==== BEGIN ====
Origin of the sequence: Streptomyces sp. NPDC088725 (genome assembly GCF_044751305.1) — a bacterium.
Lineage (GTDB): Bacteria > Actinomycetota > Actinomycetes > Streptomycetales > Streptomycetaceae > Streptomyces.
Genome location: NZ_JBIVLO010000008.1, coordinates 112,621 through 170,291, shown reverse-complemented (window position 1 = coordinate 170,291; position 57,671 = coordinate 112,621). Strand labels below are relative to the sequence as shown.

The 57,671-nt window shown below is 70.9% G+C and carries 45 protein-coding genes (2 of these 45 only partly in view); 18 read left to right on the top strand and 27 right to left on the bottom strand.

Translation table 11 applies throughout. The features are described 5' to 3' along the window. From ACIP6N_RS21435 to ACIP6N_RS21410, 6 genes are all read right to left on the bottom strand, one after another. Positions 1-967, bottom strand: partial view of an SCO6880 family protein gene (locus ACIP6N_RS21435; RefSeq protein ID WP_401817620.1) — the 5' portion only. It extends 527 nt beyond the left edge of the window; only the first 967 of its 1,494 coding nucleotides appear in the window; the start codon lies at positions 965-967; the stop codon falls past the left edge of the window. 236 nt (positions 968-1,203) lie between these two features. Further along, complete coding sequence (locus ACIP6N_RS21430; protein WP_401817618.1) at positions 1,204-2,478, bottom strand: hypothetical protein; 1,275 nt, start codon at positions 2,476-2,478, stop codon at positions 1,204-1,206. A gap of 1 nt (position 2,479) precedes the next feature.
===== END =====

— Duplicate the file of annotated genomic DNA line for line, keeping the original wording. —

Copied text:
Origin of the sequence: Streptomyces sp. NPDC088725 (genome assembly GCF_044751305.1) — a bacterium.
Lineage (GTDB): Bacteria > Actinomycetota > Actinomycetes > Streptomycetales > Streptomycetaceae > Streptomyces.
Genome location: NZ_JBIVLO010000008.1, coordinates 112,621 through 170,291, shown reverse-complemented (window position 1 = coordinate 170,291; position 57,671 = coordinate 112,621). Strand labels below are relative to the sequence as shown.

The 57,671-nt window shown below is 70.9% G+C and carries 45 protein-coding genes (2 of these 45 only partly in view); 18 read left to right on the top strand and 27 right to left on the bottom strand.

Translation table 11 applies throughout. The features are described 5' to 3' along the window. From ACIP6N_RS21435 to ACIP6N_RS21410, 6 genes are all read right to left on the bottom strand, one after another. Positions 1-967, bottom strand: partial view of an SCO6880 family protein gene (locus ACIP6N_RS21435; RefSeq protein ID WP_401817620.1) — the 5' portion only. It extends 527 nt beyond the left edge of the window; only the first 967 of its 1,494 coding nucleotides appear in the window; the start codon lies at positions 965-967; the stop codon falls past the left edge of the window. 236 nt (positions 968-1,203) lie between these two features. Further along, complete coding sequence (locus ACIP6N_RS21430; protein WP_401817618.1) at positions 1,204-2,478, bottom strand: hypothetical protein; 1,275 nt, start codon at positions 2,476-2,478, stop codon at positions 1,204-1,206. A gap of 1 nt (position 2,479) precedes the next feature.